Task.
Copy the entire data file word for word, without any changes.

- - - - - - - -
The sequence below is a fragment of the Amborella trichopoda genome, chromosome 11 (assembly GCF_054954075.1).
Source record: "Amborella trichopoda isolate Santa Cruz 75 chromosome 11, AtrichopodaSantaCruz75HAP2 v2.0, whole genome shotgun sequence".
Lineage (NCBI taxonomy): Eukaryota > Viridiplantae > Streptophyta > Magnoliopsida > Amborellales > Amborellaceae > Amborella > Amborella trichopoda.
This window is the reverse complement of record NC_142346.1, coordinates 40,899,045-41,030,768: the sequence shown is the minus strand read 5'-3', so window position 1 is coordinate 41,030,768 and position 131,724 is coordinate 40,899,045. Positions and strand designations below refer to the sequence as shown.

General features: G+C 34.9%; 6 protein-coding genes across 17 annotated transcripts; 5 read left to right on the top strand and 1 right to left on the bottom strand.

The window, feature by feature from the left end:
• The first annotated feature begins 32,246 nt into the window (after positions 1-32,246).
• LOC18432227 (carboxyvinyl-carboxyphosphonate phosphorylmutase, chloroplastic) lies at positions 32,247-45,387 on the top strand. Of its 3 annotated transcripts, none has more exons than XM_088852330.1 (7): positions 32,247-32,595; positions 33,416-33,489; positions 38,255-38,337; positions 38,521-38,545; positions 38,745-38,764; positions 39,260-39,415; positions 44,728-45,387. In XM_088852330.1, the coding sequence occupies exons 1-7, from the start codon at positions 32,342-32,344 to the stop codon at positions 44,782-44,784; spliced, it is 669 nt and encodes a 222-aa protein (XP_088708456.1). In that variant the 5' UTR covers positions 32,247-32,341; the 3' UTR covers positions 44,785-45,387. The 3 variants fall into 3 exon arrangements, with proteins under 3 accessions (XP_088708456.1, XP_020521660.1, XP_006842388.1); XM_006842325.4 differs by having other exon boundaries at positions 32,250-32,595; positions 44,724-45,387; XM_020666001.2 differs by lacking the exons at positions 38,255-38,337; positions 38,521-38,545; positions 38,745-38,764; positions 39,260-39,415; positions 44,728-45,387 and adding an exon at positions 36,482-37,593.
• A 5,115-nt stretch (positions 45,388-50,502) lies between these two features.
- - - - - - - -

The sequence below is a fragment of the Amborella trichopoda genome, chromosome 11 (assembly GCF_054954075.1).
Source record: "Amborella trichopoda isolate Santa Cruz 75 chromosome 11, AtrichopodaSantaCruz75HAP2 v2.0, whole genome shotgun sequence".
Lineage (NCBI taxonomy): Eukaryota > Viridiplantae > Streptophyta > Magnoliopsida > Amborellales > Amborellaceae > Amborella > Amborella trichopoda.
This window is the reverse complement of record NC_142346.1, coordinates 40,899,045-41,030,768: the sequence shown is the minus strand read 5'-3', so window position 1 is coordinate 41,030,768 and position 131,724 is coordinate 40,899,045. Positions and strand designations below refer to the sequence as shown.

General features: G+C 34.9%; 6 protein-coding genes across 17 annotated transcripts; 5 read left to right on the top strand and 1 right to left on the bottom strand.

The window, feature by feature from the left end:
• The first annotated feature begins 32,246 nt into the window (after positions 1-32,246).
• LOC18432227 (carboxyvinyl-carboxyphosphonate phosphorylmutase, chloroplastic) lies at positions 32,247-45,387 on the top strand. Of its 3 annotated transcripts, none has more exons than XM_088852330.1 (7): positions 32,247-32,595; positions 33,416-33,489; positions 38,255-38,337; positions 38,521-38,545; positions 38,745-38,764; positions 39,260-39,415; positions 44,728-45,387. In XM_088852330.1, the coding sequence occupies exons 1-7, from the start codon at positions 32,342-32,344 to the stop codon at positions 44,782-44,784; spliced, it is 669 nt and encodes a 222-aa protein (XP_088708456.1). In that variant the 5' UTR covers positions 32,247-32,341; the 3' UTR covers positions 44,785-45,387. The 3 variants fall into 3 exon arrangements, with proteins under 3 accessions (XP_088708456.1, XP_020521660.1, XP_006842388.1); XM_006842325.4 differs by having other exon boundaries at positions 32,250-32,595; positions 44,724-45,387; XM_020666001.2 differs by lacking the exons at positions 38,255-38,337; positions 38,521-38,545; positions 38,745-38,764; positions 39,260-39,415; positions 44,728-45,387 and adding an exon at positions 36,482-37,593.
• A 5,115-nt stretch (positions 45,388-50,502) lies between these two features.